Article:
We begin today’s roundup with The New York Times and its editorial on the firing of the State Department inspector general:
It’s too soon to say for certain that President Trump’s firing of State Department Inspector General Steve A. Linick was a politically motivated effort to stop Linick from doing his job, but the administration’s record of muzzling watchdogs inspires little confidence that his removal was appropriate. [...]
But even if it were to be established that Trump wrongly dismissed Linick, the president is unlikely to alter his behavior as long as congressional Republicans (with a few honorable exceptions such as Sen. Mitt Romney of Utah) act as his apologists and enablers. The only sure remedy for Trump’s aversion to oversight is his removal by the watchdogs he should fear the most — the voters.
At The Atlantic, Quinta Jurecic and Benjamin Wittes break down the latest false Trump attack against the Obama administration:
At New York magazine, Sarah Jones argues that we’re seeing a class war come to the forefront during this pandemic:
Workers aren’t pushing back against lockdowns. They’ve organized protests of an entirely different variety. For weeks, they’ve rallied against elites, their bosses, who won’t clean their job sites or hand out enough masks and who take away hazard pay while they’re still dying. This isn’t left-wing sloganeering, but fact. Most Americans overwhelmingly back continued lockdown measures, even if they’ve lost major income during the pandemic. The polling is unambiguous. In April, Gallup reported that low-income adults were still more likely to fear illness from COVID-19 than financial hardship, which by then had already become acute. Later the same month, an IPSOS poll found that high-income households in 14 countries surveyed, including the U.S., were mostly likely on average to support economic re-opening. The poorer a household, the less likely a respondent was to agree that states should re-open.
Michelle Goldberg at The New York Times meanwhile argues that the divide between anti-safety protestors and those who are in favor of continuing stay at home measures is less about class and more about politics, given how small the support for reopening actually is:
Researchers at the University of Chicago have been tracking the impact of coronavirus on a representative sample of American households. They’ve found that when it comes to judging policies on the coronavirus, “politics is the overwhelming force dividing Americans,” and that “how households have been economically impacted by the Covid crisis so far” plays only a minimal role.
Donald Trump and his allies have polarized the response to the coronavirus, turning defiance of public health directives into a mark of right-wing identity. Because a significant chunk of Trump’s base is made up of whites without a college degree, there are naturally many such people among the lockdown protesters.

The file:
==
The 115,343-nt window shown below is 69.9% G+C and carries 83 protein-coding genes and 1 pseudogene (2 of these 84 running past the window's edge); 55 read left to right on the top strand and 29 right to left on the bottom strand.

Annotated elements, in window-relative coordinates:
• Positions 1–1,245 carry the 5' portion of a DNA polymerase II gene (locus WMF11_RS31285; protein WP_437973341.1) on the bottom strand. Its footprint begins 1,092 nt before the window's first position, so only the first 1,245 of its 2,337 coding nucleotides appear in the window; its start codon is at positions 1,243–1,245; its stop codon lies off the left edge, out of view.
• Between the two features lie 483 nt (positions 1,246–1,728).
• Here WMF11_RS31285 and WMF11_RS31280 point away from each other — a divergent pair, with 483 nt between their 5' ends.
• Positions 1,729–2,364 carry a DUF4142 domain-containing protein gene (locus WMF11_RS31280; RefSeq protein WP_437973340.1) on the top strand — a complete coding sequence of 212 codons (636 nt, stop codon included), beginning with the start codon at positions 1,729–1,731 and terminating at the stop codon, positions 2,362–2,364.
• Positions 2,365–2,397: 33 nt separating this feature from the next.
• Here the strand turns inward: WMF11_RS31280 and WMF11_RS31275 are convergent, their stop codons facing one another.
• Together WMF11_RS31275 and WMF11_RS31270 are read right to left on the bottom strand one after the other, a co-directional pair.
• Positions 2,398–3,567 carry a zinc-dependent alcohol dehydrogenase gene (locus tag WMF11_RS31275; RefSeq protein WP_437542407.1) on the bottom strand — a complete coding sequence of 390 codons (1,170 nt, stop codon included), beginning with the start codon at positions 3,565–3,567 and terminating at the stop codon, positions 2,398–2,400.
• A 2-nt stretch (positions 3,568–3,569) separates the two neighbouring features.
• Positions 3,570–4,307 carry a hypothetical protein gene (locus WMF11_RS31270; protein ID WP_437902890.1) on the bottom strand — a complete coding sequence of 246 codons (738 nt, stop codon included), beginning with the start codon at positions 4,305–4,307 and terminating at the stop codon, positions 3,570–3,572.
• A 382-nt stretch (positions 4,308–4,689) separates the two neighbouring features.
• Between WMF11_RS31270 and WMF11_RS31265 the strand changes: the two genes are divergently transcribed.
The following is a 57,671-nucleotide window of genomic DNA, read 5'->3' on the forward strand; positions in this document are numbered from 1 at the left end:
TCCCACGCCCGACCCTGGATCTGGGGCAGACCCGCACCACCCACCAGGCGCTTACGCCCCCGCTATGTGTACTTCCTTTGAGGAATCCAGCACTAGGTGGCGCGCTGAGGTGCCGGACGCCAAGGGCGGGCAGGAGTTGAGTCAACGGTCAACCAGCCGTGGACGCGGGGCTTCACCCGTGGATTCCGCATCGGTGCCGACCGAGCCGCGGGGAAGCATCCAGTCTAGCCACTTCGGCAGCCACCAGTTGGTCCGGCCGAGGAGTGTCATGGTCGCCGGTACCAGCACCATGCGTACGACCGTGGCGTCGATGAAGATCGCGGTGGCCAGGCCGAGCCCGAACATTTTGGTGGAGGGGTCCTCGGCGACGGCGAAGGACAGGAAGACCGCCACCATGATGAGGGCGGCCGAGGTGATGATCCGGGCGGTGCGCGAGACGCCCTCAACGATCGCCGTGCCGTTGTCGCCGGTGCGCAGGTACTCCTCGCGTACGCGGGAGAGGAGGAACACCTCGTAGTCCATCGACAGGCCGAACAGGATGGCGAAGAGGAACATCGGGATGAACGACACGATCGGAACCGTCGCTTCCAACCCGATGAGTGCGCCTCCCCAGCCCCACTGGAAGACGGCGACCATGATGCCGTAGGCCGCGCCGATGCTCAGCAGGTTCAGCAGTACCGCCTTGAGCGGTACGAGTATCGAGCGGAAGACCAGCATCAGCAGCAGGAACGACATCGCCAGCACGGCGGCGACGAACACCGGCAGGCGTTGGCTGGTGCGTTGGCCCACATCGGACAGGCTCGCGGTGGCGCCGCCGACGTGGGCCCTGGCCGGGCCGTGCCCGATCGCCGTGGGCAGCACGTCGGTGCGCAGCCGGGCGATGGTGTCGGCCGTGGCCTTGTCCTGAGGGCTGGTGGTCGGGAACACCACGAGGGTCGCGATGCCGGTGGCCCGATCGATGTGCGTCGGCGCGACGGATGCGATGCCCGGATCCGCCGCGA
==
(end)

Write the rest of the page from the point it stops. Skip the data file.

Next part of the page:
Of course, it could be both. The small sliver of anti-lockdown protestors can indeed be more privileged and more partisan people who have little regard for their own safety or the safety of others.
Former deputy assistant secretary of defense Evelyn N. Farkas warns that Russia is still interfering in our elections:
Our country must be able to conduct safe and fair elections, free from foreign interference and domestic intimidation. Americans must demand an end to the rampant dissemination of fake news through social media. Now, more than ever, we must fight for truth and for those speaking truth to power.
And speaking of securing our elections, John Nichols at The Nation emphasizes the need to protect the vote during a pandemic:
Democrats can act now to avert chaotic, low-turnout fall elections. Stacey Abrams, the 2018 Georgia gubernatorial candidate who now leads the voting rights group Fair Fight, says, “No. 1, we have to have vote-by-mail.” Building on existing vote-by-mail and absentee ballot rules, she says, “We simply have to scale it so that every state can execute it at the level necessary for a country in crisis, and that is doable.” Abrams proposes a “toolbox” approach, in which states make voting by mail available to all, along with safer early and in-person voting. But the time to scale it up is running out, and hard-pressed state and local governments don’t have the necessary resources. The National Vote at Home Institute calculates that 42 states would need “infrastructural changes” to make voting by mail a readily available option. “Can we expand the vote-by-mail system? Absolutely,” Amber McReynolds, the group’s CEO told BuzzFeed News in April. “But if this drags on for weeks and decisions are slow, it’s not possible.”